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You can then put the pan with a lid into the oven (or keep it on the hob) and allow to simmer gently till the meat is tender, depending on the cut and type this could take anything from 45 minutes to a couple of hours. Add a little more stock if you need to during this process.

When the meat is cooked remove it from the sauce and keep it warm in a dish. Meanwhile. Add some peeled potatoes and carrots (both cut into big chunks) and add them to the delicious meaty sauce. Simmer gently till they are cooked. The potatoes will take on a lovely golden colour from the saffron and will be super tasty. 10 minutes or so before the veg is cooked you can add some thick slices of red pepper for garnish and colour. Once your veg is cooked put the meat back into the pan and make sure it is thoroughly warm.

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Serve with big hunks of bread to soak up all those lovely juices. This is an absolute Spanish staple and is really worth the trouble. As ever thanks to Carmen, my mum, a genius in the kitchen and semi legendary round these parts for her cooking prowess!

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other foody posts on this blog:

pollo de corral asado  nadars coffee and general stores upgrades like buses and a lot of food fabada con almejas/beans and clams preserving wild garlic tortilla de maiz y chicharrones fabada asturiana lemons mrs beeton and colombia merluza-a-la-cazuela lebre con castañas callos a la gallega ossobuco vs xerrete in praise of colombian food restaurant still lives few flowered recipes first forage of the season nose to tail and farajullas flloeira cocido gallego albariño wine genius chorizos returning to the matanza chocolate con churros pani puri sunday cicchetti tea-break baracca empanada revelations in a milanese restaurant further adventures in foraging cooking the haul foraging2 foraging nose to tail (s)light relief pulpo a la gallega the matanza morcilla and dying arts jamòn serrano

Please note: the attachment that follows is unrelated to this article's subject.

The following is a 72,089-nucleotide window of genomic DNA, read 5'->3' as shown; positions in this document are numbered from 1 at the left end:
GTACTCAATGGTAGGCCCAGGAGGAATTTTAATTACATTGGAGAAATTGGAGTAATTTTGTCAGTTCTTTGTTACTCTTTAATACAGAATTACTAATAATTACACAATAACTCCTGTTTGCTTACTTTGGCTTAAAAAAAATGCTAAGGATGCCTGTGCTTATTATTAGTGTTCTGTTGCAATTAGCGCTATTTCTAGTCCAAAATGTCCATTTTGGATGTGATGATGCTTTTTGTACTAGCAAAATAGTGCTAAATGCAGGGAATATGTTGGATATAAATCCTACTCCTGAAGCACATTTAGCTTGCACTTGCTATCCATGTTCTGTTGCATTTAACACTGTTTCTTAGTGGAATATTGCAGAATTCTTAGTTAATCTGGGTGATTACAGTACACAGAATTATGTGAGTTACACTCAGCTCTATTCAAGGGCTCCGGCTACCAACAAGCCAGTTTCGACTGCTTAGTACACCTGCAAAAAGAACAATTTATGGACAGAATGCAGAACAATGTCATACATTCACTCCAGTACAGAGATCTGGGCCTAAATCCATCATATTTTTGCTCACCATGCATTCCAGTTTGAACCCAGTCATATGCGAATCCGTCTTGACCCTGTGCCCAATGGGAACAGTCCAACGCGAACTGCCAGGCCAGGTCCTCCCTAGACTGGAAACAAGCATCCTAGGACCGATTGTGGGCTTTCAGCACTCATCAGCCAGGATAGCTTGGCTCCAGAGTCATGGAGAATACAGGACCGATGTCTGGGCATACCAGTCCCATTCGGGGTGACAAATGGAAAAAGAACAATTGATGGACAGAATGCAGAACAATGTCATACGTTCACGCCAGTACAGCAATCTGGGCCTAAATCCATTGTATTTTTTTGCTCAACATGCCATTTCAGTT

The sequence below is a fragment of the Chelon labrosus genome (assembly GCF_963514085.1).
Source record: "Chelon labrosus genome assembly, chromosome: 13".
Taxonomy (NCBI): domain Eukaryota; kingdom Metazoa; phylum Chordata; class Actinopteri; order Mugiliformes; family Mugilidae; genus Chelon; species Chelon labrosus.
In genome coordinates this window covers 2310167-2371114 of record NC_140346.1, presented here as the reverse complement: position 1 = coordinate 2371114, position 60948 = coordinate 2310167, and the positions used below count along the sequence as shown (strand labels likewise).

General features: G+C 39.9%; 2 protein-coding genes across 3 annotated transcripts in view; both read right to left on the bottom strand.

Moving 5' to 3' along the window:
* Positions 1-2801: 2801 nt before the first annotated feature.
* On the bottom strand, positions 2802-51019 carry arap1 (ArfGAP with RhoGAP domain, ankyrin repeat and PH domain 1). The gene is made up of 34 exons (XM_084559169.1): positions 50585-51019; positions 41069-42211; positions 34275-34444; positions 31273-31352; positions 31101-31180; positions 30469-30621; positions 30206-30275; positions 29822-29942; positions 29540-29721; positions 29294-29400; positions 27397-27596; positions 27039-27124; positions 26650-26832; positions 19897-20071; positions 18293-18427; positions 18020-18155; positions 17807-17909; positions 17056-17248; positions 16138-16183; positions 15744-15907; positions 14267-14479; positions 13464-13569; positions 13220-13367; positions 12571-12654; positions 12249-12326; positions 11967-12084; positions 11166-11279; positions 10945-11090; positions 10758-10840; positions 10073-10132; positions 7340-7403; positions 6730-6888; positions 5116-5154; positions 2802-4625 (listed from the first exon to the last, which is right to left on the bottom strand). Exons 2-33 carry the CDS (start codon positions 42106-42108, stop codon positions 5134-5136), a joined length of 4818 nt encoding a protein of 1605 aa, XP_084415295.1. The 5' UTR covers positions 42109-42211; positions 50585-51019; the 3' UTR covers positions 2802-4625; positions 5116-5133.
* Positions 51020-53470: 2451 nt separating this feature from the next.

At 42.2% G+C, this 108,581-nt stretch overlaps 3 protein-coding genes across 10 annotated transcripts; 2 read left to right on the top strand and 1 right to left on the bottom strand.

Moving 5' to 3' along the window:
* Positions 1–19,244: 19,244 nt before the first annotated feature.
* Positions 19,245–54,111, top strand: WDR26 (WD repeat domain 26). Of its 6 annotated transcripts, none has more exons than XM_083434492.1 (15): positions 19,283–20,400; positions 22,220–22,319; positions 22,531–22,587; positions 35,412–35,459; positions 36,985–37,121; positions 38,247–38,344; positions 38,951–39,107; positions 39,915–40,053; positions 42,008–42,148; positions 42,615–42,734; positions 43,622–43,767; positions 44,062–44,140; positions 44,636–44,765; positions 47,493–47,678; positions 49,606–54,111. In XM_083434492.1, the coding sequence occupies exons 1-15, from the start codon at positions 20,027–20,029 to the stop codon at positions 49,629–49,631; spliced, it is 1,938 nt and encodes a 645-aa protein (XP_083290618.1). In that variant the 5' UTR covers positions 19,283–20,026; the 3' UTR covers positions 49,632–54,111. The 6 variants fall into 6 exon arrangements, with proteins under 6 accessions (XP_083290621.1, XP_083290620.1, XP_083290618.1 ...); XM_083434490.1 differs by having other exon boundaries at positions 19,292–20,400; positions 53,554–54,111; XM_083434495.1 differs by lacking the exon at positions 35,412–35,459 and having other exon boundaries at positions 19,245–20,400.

merceria*…

*merceria = haberdashery

Beautiful old school neon haberdashery sign in Arzua, Galicia:

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More lovely graphics in the form of the sign for Trigas Ferretería (Ironmongers) that also doubles as a tourist shop as Arzua is for many pilgrims the last stopping point before the day long trek and culmination of the Camino de Santiago (into Santiago de Compostela)

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they think its all over…

Of course back in the U of K the Christmas festivities are pretty much over but not in Spain, where they are building up to the 6th Jan known as Reyes (Kings) which is the date the 3 Kings (allegedly) rolled up at a certain lowly cattle shed bearing gifts (allegedly)… So the 6th is the day when gifts are exchanged here and explains this rather marvellous processional Christmas display in the wee village of Curtîs, in the Province of A Coruña…

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the joy of good graphics…

Love this bar sign for Bar Luis in the small Galician town of Arzua, beautiful economy of graphic design, been the same for a good 40 years or more.

IMG_20171227_115351IMG_20171227_115334IMG_20171227_115229…fabulous wallpaper from interior…